Her family and other animals
Clive Aslet delights in the entomological art of a pioneering 17th-century naturalist-explorer
Gardeners, look away now. There are caterpillars in this exhibition. They’re shown munching their way through their food plants, marked by gaping holes in the leaves, but, just as ugly ducklings can turn into beautiful swans (in the song, at least), so papilionid larvae do sometimes produce radiant adults—the Menelaus blue morpho butterfly, the idomeneus giant owl butterfly and zebra swallowtail butterfly, as well as the somewhat less ambitiously named flannel moth and snout moth.
‘Clearly, captive and dead specimens did not satisfy her’
These were the subject of Maria Merian’s colourful studies, a selection of which is on show in The Queen’s Gallery at Holyrood Palace in edinburgh. Made in the decades either side of 1700, they were compiled as books of engravings, although those in the royal Collection come from a luxury set, lightly printed and then hand-coloured on vellum.
Merian herself could not have been accused of butterfly tendencies. To judge from the portrait engraving, her knobbly face resembled the citron fruit on which she depicts the monkey slug moth and harlequin beetle feasting. This is someone who took joy in the wonders of creation, but disdained the vanities of the world.
Born into an artistic family in Frankfurt—her father (who died when Merian was three) was a successful printmaker, her step-father a flower painter— she married the watercolour painter Johann andreas Graff. By 1685, the marriage had broken down and Merian entered a Labadist community, a group subscribing to the teachings of Jean de Labadie, which preached self-denial.
When the community broke up six years later, Merian and her daughters settled in amsterdam, then in its heyday as a centre of trade and intellectual activity. The city was also home to some of the greatest botanists, collectors and flower painters of the age. The Labadists had connections with surinam, the colony that a dutch fleet seized from the British in 1667; as a result, she had seen a number of exotic creatures already.
amsterdam introduced her to more, if only in the form of their skins: the unconvincing pose of her toucan, for example, suggests that she did not have a live one before her when drawing it. Clearly, captive and dead specimens did not satisfy her because, in 1699, she herself set out for surinam.
This would have been extraordinary in itself, given the primi- tive conditions that Merian and her accompanying daughter, dorothea, would face there; the climate was sweltering. But even more notable was her method. Back to those caterpillars: Merian did not merely observe her insect subjects minutely, but showed them in the different stages of their life cycle, together with the plants that fed them.
she had already developed this approach, publishing a book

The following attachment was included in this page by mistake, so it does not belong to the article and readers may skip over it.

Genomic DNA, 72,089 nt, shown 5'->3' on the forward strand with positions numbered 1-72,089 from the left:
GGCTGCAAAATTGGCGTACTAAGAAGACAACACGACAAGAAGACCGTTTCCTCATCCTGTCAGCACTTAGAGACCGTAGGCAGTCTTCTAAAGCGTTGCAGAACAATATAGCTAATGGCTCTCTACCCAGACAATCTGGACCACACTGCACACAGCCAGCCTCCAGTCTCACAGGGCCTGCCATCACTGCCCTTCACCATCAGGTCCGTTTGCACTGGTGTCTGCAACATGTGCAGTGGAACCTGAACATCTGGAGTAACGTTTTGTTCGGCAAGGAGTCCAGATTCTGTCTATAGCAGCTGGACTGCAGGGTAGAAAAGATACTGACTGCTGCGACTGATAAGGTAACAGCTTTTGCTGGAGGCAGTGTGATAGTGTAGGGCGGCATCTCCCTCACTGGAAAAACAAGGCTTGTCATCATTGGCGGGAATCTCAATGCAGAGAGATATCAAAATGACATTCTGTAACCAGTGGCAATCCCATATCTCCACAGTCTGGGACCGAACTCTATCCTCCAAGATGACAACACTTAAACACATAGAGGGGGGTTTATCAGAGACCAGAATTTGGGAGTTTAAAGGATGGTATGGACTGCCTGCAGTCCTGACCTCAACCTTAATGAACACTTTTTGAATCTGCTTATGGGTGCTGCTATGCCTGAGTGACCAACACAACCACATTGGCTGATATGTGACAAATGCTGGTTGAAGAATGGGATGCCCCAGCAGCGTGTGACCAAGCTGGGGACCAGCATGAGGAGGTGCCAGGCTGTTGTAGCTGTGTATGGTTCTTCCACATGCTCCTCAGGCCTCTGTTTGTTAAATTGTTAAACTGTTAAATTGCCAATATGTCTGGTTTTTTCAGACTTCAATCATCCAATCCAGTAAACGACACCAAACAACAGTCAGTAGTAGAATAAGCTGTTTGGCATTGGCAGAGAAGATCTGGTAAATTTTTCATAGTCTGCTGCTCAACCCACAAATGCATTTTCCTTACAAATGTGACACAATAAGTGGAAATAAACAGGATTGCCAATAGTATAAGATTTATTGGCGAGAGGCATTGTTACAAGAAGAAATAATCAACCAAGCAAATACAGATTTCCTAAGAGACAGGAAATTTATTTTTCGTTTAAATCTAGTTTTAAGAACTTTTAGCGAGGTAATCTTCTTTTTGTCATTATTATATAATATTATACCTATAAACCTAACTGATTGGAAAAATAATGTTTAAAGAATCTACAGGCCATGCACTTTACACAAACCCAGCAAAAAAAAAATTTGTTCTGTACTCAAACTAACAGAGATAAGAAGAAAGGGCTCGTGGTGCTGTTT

on insect metamorphosis called (in translation) The Wonderful Transformation of Caterpillars and their Particular Plant
Nourishment in 1679, with a second volume in 1683. Surinam opened a new vista of possibility.
Already familiar with the Surinam toad, she could now show it in a habitat composed of shoreline pursilane and become the first European naturalist to describe its manner of reproduction. The female toad carries her fertilised eggs beneath pockets of skin on her back; the eggs turn into tadpoles, then little toads, which, when large enough, break through the skin and swim away.
The melantho tigerwing butterfly is shown having made a hearty meal of the leaves of a sour guava, which is hardly surprising given the size of the grub (Merian liked to show her subjects at life size when possible). She rejected the idea that the red spots on its black-and-white body are eyes, because, if so, it could have seen food from behind, a phenomenon she had never observed.
Occasionally, this austere woman let her hair down. She enjoyed www.countrylife.co.uk eating a ripe pineapple (as did the caterpillar of the dido longwing butterfly), although some of the hairs stuck in her throat. And, occasionally, she included animals just for the fun of it, such as the sky-blue rainbow whiptail lizard in her plate of the teucer owl butterfly on a banana. A spectacled caiman does battle with a fantastically red and curling false coral snake: this was to have been one of a series of plates of lizards, never completed.
Did it puzzle the intensely religious Merian that the exotic creatures that she studied with such fascination are not mentioned in Genesis? ‘Maria Merian’s Butterflies’ is at The Queen’s Gallery, Holyrood Palace, Edinburgh, until July 23 (030–3123 7306; www.royalcollection.org.uk)
Branch of West Indian Cherry with Achilles Morpho Butterfly (1702–3) shows the insect’s lifecycle
Above left: Pineapple with Cockroaches (1702–3). Above right: Cassava with White Peacock Butterfly and Young Golden Tegu
Common or Spectacled Caiman with South American False Coral Snake (1705–10)